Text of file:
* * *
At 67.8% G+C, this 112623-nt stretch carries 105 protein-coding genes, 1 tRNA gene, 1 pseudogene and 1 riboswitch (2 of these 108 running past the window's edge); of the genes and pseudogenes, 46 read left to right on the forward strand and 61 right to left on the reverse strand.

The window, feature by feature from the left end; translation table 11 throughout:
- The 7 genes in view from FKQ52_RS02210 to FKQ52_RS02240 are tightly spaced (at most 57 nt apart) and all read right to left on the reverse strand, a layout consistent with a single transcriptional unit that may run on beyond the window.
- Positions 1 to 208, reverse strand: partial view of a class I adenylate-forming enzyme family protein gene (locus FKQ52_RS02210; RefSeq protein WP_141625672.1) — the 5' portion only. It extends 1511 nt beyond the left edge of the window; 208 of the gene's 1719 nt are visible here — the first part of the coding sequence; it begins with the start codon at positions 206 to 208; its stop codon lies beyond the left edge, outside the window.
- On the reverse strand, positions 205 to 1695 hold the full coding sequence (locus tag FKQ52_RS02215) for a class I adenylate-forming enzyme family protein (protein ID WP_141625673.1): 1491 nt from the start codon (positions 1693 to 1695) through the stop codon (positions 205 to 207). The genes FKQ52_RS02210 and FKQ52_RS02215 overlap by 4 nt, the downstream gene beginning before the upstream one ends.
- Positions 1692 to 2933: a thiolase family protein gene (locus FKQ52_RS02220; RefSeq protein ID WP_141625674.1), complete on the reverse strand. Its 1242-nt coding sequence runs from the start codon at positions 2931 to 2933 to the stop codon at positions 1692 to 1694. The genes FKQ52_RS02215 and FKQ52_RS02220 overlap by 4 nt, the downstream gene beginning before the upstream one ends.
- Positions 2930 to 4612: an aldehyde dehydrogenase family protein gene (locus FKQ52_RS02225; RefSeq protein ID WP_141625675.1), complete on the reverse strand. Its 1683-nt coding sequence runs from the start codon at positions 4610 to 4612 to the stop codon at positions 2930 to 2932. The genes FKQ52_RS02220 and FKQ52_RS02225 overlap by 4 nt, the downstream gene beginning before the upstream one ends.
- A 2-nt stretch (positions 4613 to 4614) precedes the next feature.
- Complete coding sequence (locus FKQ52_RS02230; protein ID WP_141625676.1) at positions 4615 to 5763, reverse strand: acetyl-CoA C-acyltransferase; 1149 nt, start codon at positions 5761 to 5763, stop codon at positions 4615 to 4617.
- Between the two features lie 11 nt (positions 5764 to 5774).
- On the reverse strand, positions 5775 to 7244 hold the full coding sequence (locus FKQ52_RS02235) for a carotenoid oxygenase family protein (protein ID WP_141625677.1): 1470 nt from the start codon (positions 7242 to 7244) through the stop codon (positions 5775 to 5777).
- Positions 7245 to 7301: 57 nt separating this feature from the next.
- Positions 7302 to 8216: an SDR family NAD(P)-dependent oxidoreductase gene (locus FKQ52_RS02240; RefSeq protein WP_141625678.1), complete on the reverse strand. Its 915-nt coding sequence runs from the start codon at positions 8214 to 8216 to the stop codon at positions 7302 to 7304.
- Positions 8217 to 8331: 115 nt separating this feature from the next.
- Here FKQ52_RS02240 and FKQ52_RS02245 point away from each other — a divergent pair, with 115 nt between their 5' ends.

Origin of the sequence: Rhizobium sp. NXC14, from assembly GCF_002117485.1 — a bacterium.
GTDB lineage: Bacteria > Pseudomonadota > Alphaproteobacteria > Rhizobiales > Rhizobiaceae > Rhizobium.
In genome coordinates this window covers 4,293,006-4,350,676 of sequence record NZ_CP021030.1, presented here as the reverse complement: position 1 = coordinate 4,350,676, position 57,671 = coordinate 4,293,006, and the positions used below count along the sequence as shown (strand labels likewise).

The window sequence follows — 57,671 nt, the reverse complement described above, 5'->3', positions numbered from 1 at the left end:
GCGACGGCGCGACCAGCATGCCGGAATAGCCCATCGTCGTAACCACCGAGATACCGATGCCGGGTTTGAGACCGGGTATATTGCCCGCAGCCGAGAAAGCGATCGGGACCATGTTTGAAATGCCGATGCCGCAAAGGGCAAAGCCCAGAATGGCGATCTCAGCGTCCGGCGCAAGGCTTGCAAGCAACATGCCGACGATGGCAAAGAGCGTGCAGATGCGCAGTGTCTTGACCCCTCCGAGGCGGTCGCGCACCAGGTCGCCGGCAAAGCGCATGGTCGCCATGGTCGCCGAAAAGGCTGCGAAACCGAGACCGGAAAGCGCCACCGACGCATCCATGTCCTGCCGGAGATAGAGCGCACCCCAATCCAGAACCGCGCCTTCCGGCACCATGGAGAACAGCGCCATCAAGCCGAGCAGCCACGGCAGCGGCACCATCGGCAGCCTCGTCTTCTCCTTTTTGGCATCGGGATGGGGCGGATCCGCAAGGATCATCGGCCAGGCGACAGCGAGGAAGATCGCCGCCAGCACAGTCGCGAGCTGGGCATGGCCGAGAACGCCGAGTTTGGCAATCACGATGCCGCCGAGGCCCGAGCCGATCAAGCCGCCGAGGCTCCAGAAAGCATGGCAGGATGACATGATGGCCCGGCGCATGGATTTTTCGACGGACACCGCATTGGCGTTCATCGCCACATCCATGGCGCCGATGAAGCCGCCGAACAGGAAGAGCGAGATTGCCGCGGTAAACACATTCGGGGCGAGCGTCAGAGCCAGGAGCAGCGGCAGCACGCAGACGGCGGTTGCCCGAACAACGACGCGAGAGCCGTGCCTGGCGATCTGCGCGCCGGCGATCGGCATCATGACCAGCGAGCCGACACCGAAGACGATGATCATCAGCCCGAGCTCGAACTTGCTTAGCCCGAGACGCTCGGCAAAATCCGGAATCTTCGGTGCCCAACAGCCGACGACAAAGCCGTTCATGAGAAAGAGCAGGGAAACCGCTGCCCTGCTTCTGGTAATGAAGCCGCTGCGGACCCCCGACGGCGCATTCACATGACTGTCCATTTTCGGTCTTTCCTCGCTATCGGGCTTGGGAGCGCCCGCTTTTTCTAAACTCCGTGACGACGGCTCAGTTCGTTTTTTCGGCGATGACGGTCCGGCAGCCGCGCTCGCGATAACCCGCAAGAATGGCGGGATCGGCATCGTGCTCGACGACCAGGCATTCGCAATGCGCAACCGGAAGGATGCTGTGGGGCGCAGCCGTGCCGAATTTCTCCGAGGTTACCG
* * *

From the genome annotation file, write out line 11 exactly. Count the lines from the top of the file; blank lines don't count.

- On the reverse strand, positions 5775 to 7244 hold the full coding sequence (locus FKQ52_RS02235) for a carotenoid oxygenase family protein (protein ID WP_141625677.1): 1470 nt from the start codon (positions 7242 to 7244) through the stop codon (positions 5775 to 5777).